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For this #IndustryInsights report, we looked at one of the most important issues HR teams are facing today – how to advance gender equality in the workplace.

If you exclude 50% of the talent pool, it’s no wonder you find yourself in a war for talent.

– Theresa J. Whitmarsh, executive director, Washington State Investment Board

With recent gender pay gap reporting, the topic of gender equality in the workplace has never been more relevant. 

There is still much to be done. From changes at the recruitment stage to promoting women in leadership, here’s how and why every HR department can play its part.​

1. Recruiting for gender equality 

  • If women played an identical role to men in labour markets – e.g. equal labour force participation, number of hours worked and equal numbers in top-paying sectors and roles – it would contribute $28 trillion to the global economy.

  • In the UK, women make up just 14% of people working in STEM (science, technology, engineering and mathematics).

  • Jobs in STEM sectors will rise at double the rate of other occupations between now and 2023.

  • A Harvard study found 76% of men and women to be unconsciously gender-biased – raising questions about how such bias affects recruitment.

How to avoid gender bias when hiring

Consider the language of all job adverts and internal communications.

Anonymous recruiting can help remove implicit bias. Ask the person receiving CVs in the company to remove any names or gender-specific details before passing them on to management.  When working with a recruitment company, brief them to remove such details from applications.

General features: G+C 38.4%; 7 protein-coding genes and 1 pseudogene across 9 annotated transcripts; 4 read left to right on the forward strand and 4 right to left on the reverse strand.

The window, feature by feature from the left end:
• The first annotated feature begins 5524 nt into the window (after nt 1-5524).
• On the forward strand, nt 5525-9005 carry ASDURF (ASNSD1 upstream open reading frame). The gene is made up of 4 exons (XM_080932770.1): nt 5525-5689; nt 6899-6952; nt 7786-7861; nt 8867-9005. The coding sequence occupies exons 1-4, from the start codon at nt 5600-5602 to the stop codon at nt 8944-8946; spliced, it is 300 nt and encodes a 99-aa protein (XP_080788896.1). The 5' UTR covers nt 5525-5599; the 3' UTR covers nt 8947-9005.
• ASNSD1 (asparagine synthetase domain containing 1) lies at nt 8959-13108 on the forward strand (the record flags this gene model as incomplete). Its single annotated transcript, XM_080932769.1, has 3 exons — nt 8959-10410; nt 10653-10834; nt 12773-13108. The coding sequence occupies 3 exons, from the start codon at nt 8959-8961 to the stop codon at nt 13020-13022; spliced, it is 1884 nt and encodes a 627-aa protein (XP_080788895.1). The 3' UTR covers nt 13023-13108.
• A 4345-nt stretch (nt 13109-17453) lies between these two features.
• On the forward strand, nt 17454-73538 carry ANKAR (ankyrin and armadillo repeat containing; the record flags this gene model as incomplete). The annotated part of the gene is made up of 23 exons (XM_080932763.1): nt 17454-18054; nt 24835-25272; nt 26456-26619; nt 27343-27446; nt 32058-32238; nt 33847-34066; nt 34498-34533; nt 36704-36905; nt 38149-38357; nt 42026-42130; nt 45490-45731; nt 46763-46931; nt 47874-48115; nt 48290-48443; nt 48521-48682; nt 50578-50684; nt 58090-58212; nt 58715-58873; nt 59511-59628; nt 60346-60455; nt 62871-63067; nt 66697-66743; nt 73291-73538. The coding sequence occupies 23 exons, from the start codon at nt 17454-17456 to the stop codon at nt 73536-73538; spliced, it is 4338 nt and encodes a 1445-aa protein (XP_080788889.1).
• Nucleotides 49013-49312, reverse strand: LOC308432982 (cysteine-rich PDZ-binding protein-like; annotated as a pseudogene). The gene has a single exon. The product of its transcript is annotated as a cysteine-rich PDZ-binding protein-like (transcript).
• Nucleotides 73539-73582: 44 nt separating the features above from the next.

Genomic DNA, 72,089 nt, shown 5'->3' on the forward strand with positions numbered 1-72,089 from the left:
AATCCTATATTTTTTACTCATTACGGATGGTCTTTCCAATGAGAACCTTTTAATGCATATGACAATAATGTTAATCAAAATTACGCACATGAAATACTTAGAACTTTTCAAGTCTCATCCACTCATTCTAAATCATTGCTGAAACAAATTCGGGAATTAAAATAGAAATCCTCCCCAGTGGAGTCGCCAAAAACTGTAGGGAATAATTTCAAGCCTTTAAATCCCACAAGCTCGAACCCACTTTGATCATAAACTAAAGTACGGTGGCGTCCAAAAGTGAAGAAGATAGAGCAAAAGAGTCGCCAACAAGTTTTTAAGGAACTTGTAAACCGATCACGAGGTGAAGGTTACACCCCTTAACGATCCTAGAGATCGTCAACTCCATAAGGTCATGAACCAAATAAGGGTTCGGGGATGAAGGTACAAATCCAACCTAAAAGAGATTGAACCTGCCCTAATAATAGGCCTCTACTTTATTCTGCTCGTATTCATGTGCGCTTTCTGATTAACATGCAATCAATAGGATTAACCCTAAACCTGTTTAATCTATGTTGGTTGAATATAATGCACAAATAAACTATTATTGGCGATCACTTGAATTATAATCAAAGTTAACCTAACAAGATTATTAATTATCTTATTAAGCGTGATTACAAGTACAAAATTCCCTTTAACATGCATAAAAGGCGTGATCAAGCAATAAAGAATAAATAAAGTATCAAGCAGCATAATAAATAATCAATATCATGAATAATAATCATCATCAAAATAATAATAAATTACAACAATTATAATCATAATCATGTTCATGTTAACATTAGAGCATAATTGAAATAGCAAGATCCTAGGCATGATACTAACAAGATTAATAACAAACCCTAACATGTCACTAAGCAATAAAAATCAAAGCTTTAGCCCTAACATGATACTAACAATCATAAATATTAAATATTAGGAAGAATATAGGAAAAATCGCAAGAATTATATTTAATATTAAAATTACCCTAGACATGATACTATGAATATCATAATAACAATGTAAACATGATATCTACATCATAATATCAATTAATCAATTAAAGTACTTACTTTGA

At the interview stage, ensure there is a diversity of opinions in the room. Get second and third opinions.

2. Women in leadership

What should your business be doing to promote equality in the workplace? 

Consider setting up a Women in Leadership scheme for your business to support potential leaders in the organisation.

Establish working groups within your company to ensure every voice has an outlet. A representative can report to senior management – creating a culture of open and honest communication.

Every employee should have access to a mentor or a mentoring scheme. A fulfilled and supported colleague will also be more productive.

Be transparent, collaborative and personal when it comes to career mapping. Sit down regularly with all employees to lay out career plans, training opportunities and general professional development. Focus on an approach that is tailored to the individual – never lose sight of the fact that each person is different, regardless of their gender. This collaborative approach ensures everyone of the same capability is getting the same information about their position and future in the company. 

3. Flexible working

How can flexible working arrangements work for your company?

If the business cannot afford to increase maternity or paternity pay, look at an alternative package of benefits. A combination of flexible working, phased reintroductions to work or the opportunity to go part time, for example.

A tailored set of employee benefits will motivate and support a workforce. But with so many to choose from, you need to speak to colleagues directly (and individually) to find out which they would most prefer. Explore what could be done to offer more home-working opportunities (e.g. remote server access, company laptops). 

4. Gender pay gap

How to tackle the gender pay gap 

Analyse your pay gap data to seek out where you can make improvements. Are there particular divisions or levels that have a wider gap than others?

Encourage regular pay reviews to increase transparency over pay bands within organisations.

It all comes down to making sure that employees know their worth – and that managers are equally aware of what that is. Demystifying the salary process is the most fair and open way of doing so. Pay increases aren’t necessarily easy for a business to give. Transparency on all sides allows for mutual understanding between employee and employer. 

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